Chemical-Free Weed Control

Spring is upon us, and the signs of the changing seasons are all around: tulip leaves poking out of the soil, blooming magnolias, and weeds appearing in garden beds. This early in the season, these weeds seem innocuous enough, but soon they will be blooming and forming seed. Here are our tips for controlling unwanted plants in garden beds without the use of herbicides:

What Is a Weed?

A discussion of weed control should start with a few definitions. A weed can be any plant in an unwanted location. When we talk about weeds in garden beds, we are usually talking about herbaceous annuals or perennials that have adopted strategies to spread far and wide. These strategies include being able to reproduce quickly, producing large quantities of seed that can stay dormant for long periods of time before germinating, and having structures that spread above or below ground (such as stolons or rhizomes).

Any plant that is growing in an area where it is unwanted may be considered a weed. Photo via Adobe Stock.

While invasive plants could be considered weeds, they cause more direct harm to native ecosystems and tend to require more intensive control measures than the average garden weed. For more information on invasive plant species, visit our website.

What’s Wrong with Herbicides?

Herbicides are mixtures of one or more chemicals that can be used to kill or otherwise inhibit the growth of weeds. This includes both commercial products like glyphosate and homemade solutions like vinegar and salt. While some situations may warrant their use, there are also many reasons to avoid using chemical herbicides. They can negatively impact nearby plants and waterways as well as wildlife like birds and insects. Soil microbes and soil chemistry (such as pH) can also be affected.  Here are some tips to help you reduce or eliminate chemical herbicides from your weed control regimen:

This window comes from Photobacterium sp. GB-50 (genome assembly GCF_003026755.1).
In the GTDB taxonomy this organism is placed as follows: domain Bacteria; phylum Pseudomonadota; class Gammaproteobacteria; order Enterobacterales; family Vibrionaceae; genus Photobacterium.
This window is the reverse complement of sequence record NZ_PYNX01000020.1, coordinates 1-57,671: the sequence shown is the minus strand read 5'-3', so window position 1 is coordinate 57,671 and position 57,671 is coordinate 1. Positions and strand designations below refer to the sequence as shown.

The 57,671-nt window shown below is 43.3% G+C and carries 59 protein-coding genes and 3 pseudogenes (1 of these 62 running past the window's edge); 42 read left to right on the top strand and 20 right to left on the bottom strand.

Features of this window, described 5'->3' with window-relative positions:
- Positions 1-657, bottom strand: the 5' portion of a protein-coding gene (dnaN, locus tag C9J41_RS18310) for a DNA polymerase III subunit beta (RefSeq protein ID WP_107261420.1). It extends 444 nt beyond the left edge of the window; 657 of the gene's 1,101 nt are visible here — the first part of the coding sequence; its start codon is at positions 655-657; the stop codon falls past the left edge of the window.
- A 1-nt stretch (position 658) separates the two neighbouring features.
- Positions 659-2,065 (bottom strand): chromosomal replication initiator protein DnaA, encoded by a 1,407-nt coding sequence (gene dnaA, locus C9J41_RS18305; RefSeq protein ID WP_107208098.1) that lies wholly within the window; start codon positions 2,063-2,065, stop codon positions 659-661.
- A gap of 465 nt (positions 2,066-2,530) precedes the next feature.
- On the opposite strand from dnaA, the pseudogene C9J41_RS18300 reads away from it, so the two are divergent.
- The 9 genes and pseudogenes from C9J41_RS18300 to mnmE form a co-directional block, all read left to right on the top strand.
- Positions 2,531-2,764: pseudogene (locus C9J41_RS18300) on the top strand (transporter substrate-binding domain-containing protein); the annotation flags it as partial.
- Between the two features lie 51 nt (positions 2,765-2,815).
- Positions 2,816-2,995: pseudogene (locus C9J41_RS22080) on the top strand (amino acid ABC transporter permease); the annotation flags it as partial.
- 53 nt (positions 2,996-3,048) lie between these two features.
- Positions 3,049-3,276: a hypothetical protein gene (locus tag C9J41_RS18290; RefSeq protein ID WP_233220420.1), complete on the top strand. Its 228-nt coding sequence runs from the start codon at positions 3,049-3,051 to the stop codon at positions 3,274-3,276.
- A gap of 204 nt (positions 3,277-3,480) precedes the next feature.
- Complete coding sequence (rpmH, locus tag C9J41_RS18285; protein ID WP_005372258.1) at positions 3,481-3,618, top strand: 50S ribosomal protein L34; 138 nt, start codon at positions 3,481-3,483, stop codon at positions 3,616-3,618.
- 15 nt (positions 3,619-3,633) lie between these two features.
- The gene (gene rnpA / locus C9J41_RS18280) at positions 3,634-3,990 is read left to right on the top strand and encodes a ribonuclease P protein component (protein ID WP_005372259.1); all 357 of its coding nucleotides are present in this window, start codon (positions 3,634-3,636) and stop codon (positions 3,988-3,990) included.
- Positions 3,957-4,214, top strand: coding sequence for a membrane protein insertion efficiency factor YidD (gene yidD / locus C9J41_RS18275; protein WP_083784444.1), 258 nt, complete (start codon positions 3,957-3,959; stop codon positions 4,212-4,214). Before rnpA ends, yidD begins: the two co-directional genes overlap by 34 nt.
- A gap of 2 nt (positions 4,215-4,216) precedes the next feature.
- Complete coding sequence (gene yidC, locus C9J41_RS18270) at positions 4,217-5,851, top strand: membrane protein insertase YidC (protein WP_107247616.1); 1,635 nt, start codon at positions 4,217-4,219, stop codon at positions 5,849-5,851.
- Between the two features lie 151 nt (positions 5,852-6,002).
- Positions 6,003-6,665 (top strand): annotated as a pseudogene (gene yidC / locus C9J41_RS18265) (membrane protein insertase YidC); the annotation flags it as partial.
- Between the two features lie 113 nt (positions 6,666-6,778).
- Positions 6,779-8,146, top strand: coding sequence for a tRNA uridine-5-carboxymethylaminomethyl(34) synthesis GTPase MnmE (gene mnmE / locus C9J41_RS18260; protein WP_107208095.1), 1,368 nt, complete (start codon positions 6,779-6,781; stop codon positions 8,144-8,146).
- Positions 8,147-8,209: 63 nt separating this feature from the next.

Strategies for Controlling Weeds without Herbicides

πŸ‚ Mulch

Organic and inorganic mulches serve many purposes in the garden, only one of which is weed control. Mulches can also help retain soil moisture, reduce frost heaving, warm soils more quickly in spring, add organic matter back into the garden, and create a more manicured look. For more information on the benefits and drawbacks of different kinds of mulches, read Finding Your Mulch Match.

πŸ’ͺ Consider Hand-pulling or Hoeing

Timing and consistency are key to making the most of these mechanical weed control methods. Start removing weeds when they are young, before their root systems get too established and they are able to flower and produce seed. Do not cultivate the soil too deeply, or weed seeds that were buried in the soil will be exposed to the sun, which can trigger germination. Just five minutes of weeding every day will provide greater benefits than putting off the task for a week and then trying to tackle larger weeds that are producing seed.

🌱 Use Living Mulch

The basic idea of living mulch (also called green mulch) is using desirable plants to cover the surface of the soil. Foliage will shade the soil and reduce the number of weeds that germinate as well as the vigor of weed seedlings. Although ground cover plants may come to mind first, any plants spaced close enough together to keep weeds at bay could be used to create a living mulch.

🚿 Water and Fertilize Wisely

When we apply fertilizer to a garden bed or turn on the oscillating sprinkler, we are inadvertently fertilizing and watering weeds along with the plants we are trying to cultivate. Using drip lines or soaker hoses can put the water right where you want it: the root zones of the plants you are growing. Watering shrub borders or mixed perennial beds deeply but infrequently can also put stress on weeds with shallow root systems while supporting established plantings.

🀝 Combine Methods

No one weed-control solution will work 100% of the time. Combine several methods to get the best results.

🌿 Learn to Live with Some Weeds

Finally, whether we like it or not, weeds are as much a part of gardening as vegetables, fruits, and ornamentals. Striving for perfection will ultimately lead to disappointment. Learn which battles are worth waging, and do not let the prospect of dealing with weeds keep you from enjoying your garden.

Justine Kandra
Horticulturist

Kristina DeYong
Public Information Coordinator

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